This year’s symposium was based on the principles developed by John Collins in his widely publicized book “From Good to Great”, 2001, which aim to generate top results in economic as well as social organizations. In national and European rankings Upper Austria is above average both as a business location and as a living environment for a modern society. This position can only be maintained and further improved if complacency and satiety do not spread and if it is not taken for granted that the conditions for high performance are self-evident.
„Inevitable changes and surprises will challenge regions over and over again.”
The future position of Upper Austria will be challenged by unavoidable changes in the environment of the province and, again and again, by surprises. It would be unrealistic not to expect structural weaknesses. Therefore, it is logical to seek strategies for excellence in certain areas where Upper Austria has good conditions or can produce them.The question of how to get „From Good to Great” was first illuminated in in-depth interviews with a number of guests who achieved internationally highly regarded top performances in very different areas and who were willing to share their experience and to interpret it, a procedure that has become a very fruitful tradition at the Surprise Factors Symposium: The guests this year were a conceptual and installation artist (Norbert Brunner), a scientist whose research on vaccines against Ebola created a worldwide stir (Herta Steinkellner), the very successful manager of the British sports organization (Sue Campbell), and a politician with a focus on economic policy (Oswald Metzger), whose parliamentary work is greatly respected in Germany.
Two of the guests were responsible for large institutions (sports management, parliament). The other two – the artist and the scientist – were more concerned with questions of personal motivation that make achieving excellence possible, as well as successful cooperation and teamwork.
The guests’ various areas of expertise – professionally as well as in their national and individual character (an Austrian woman, an Austrian man, a Briton, a German) – made it possible to move from specific circumstances to more general insights. The discussions were further stimulated by the students, who represented the younger generation. Hence, also age-specific divergent views came to light.
Special attention was given to three key issues:
- the question of the preconditions for exceptional creativity and great innovative ability,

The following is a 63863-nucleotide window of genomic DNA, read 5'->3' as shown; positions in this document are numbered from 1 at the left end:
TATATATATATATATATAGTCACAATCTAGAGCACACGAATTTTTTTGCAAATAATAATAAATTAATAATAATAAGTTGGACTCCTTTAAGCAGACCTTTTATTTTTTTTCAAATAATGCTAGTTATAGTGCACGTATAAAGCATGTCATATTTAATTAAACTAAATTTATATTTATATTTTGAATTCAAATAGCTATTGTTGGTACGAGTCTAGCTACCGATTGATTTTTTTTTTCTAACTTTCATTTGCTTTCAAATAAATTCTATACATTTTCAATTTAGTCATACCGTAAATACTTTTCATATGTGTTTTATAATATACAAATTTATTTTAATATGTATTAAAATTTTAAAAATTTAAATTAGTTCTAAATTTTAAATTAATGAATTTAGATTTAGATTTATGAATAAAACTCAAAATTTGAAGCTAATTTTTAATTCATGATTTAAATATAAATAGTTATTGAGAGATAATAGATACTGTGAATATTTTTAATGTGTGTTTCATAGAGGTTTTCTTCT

- the question of how to spread the effort to achieve peak performance and how to introduce it into institutions, society, and politics,
finally, reflections on strategies that can ensure quality of life in a future with social and demographic change and hence for younger generations.
As has been a tradition at the symposium for years, in a discussion with Governor Josef Pühringer and State Minister Michael Strugl conclusions were drawn for Upper Austria.
Repeatedly and in several stages of discussion, considerable attention was given to opposing theses: One was whether crises, disadvantages, shortcomings or even emergencies trigger off special achievements and, in connection with this, whether personal and social discipline are a prerequisite for success. Or, on the other hand, whether the emphasis on individuality and the pursuit of non-conformity lead to the expectation of successful innovations and whether public funding and adequate facilities – such as scientific research – create more favorable conditions. The latter could indeed, as suspected, contribute to the exhaustion of effort and to satiety. In any case, there was agreement on the fact that without strong personal motivation and perseverance in creating something special, extraordinary achievements would not be achieved.
Neither companies nor an organization or a province can be „great” in all areas. The task of strategies is therefore to develop criteria for selection on the one hand and to avoid frustration on the other. In those areas where the conditions for international excellence are not yet available today, encouragement, learning from the best, and longer-term perspectives should be offered.
The representatives of the younger generation campaigned for Upper Austria to distinguish itself as a province with a high level of happiness. The term „happiness” seemed problematic for the elders because it could lead to loss of motivation. They rather took the view that successful achievements led to personal satisfaction and quality of life.